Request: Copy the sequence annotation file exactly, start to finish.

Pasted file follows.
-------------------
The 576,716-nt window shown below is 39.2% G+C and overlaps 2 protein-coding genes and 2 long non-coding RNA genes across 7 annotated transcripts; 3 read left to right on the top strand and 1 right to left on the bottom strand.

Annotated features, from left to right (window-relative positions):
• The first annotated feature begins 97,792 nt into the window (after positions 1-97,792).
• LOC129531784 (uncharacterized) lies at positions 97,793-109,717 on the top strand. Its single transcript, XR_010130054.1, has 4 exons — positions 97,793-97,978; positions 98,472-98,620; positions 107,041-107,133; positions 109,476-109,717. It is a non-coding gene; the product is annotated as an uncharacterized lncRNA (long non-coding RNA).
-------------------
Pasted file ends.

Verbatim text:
The 576,716-nt window shown below is 39.2% G+C and overlaps 2 protein-coding genes and 2 long non-coding RNA genes across 7 annotated transcripts; 3 read left to right on the top strand and 1 right to left on the bottom strand.

Annotated features, from left to right (window-relative positions):
• The first annotated feature begins 97,792 nt into the window (after positions 1-97,792).
• LOC129531784 (uncharacterized) lies at positions 97,793-109,717 on the top strand. Its single transcript, XR_010130054.1, has 4 exons — positions 97,793-97,978; positions 98,472-98,620; positions 107,041-107,133; positions 109,476-109,717. It is a non-coding gene; the product is annotated as an uncharacterized lncRNA (long non-coding RNA).